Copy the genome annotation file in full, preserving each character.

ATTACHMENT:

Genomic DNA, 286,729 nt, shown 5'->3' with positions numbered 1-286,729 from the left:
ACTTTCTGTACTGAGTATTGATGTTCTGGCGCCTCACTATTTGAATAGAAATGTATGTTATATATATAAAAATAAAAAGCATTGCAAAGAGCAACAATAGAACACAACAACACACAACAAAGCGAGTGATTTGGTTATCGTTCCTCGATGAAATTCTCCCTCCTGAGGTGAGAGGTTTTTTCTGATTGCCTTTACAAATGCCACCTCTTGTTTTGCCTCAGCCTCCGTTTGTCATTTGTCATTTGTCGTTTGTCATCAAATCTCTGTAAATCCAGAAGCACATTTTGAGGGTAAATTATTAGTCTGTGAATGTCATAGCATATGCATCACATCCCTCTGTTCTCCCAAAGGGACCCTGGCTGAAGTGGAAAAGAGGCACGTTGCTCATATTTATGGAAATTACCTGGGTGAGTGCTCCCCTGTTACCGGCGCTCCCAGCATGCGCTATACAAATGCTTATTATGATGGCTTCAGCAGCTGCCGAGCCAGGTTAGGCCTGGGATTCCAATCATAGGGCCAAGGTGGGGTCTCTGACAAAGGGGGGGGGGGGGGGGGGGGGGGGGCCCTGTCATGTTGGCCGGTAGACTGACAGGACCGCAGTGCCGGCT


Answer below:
Genomic DNA, 286,729 nt, shown 5'->3' with positions numbered 1-286,729 from the left:
ACTTTCTGTACTGAGTATTGATGTTCTGGCGCCTCACTATTTGAATAGAAATGTATGTTATATATATAAAAATAAAAAGCATTGCAAAGAGCAACAATAGAACACAACAACACACAACAAAGCGAGTGATTTGGTTATCGTTCCTCGATGAAATTCTCCCTCCTGAGGTGAGAGGTTTTTTCTGATTGCCTTTACAAATGCCACCTCTTGTTTTGCCTCAGCCTCCGTTTGTCATTTGTCATTTGTCGTTTGTCATCAAATCTCTGTAAATCCAGAAGCACATTTTGAGGGTAAATTATTAGTCTGTGAATGTCATAGCATATGCATCACATCCCTCTGTTCTCCCAAAGGGACCCTGGCTGAAGTGGAAAAGAGGCACGTTGCTCATATTTATGGAAATTACCTGGGTGAGTGCTCCCCTGTTACCGGCGCTCCCAGCATGCGCTATACAAATGCTTATTATGATGGCTTCAGCAGCTGCCGAGCCAGGTTAGGCCTGGGATTCCAATCATAGGGCCAAGGTGGGGTCTCTGACAAAGGGGGGGGGGGGGGGGGGGGGGGGGCCCTGTCATGTTGGCCGGTAGACTGACAGGACCGCAGTGCCGGCT